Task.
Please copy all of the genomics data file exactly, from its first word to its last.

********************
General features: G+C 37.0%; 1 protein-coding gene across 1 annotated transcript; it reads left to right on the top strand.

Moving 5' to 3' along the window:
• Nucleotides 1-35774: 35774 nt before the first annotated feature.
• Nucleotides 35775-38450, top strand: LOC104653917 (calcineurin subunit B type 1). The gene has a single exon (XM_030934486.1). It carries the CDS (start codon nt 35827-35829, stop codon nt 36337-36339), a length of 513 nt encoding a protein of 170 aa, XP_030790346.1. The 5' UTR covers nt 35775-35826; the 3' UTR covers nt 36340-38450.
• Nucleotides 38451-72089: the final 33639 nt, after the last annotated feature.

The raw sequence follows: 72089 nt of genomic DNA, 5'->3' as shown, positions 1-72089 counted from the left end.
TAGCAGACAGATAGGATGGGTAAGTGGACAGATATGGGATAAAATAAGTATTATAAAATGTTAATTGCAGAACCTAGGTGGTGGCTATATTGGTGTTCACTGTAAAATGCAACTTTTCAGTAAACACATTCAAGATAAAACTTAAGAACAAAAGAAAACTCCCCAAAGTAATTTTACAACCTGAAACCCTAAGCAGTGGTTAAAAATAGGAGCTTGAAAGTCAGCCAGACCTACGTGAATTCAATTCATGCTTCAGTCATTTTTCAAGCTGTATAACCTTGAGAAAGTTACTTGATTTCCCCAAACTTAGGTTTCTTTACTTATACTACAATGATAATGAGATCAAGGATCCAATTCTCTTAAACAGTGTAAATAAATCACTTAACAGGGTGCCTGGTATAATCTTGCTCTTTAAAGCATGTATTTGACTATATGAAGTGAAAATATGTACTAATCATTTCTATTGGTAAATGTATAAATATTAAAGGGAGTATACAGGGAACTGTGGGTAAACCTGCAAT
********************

General features: G+C 37.0%; 1 protein-coding gene across 1 annotated transcript; it reads left to right on the top strand.

Moving 5' to 3' along the window:
• Nucleotides 1-35774: 35774 nt before the first annotated feature.
• Nucleotides 35775-38450, top strand: LOC104653917 (calcineurin subunit B type 1). The gene has a single exon (XM_030934486.1). It carries the CDS (start codon nt 35827-35829, stop codon nt 36337-36339), a length of 513 nt encoding a protein of 170 aa, XP_030790346.1. The 5' UTR covers nt 35775-35826; the 3' UTR covers nt 36340-38450.
• Nucleotides 38451-72089: the final 33639 nt, after the last annotated feature.

The raw sequence follows: 72089 nt of genomic DNA, 5'->3' as shown, positions 1-72089 counted from the left end.
TAGCAGACAGATAGGATGGGTAAGTGGACAGATATGGGATAAAATAAGTATTATAAAATGTTAATTGCAGAACCTAGGTGGTGGCTATATTGGTGTTCACTGTAAAATGCAACTTTTCAGTAAACACATTCAAGATAAAACTTAAGAACAAAAGAAAACTCCCCAAAGTAATTTTACAACCTGAAACCCTAAGCAGTGGTTAAAAATAGGAGCTTGAAAGTCAGCCAGACCTACGTGAATTCAATTCATGCTTCAGTCATTTTTCAAGCTGTATAACCTTGAGAAAGTTACTTGATTTCCCCAAACTTAGGTTTCTTTACTTATACTACAATGATAATGAGATCAAGGATCCAATTCTCTTAAACAGTGTAAATAAATCACTTAACAGGGTGCCTGGTATAATCTTGCTCTTTAAAGCATGTATTTGACTATATGAAGTGAAAATATGTACTAATCATTTCTATTGGTAAATGTATAAATATTAAAGGGAGTATACAGGGAACTGTGGGTAAACCTGCAAT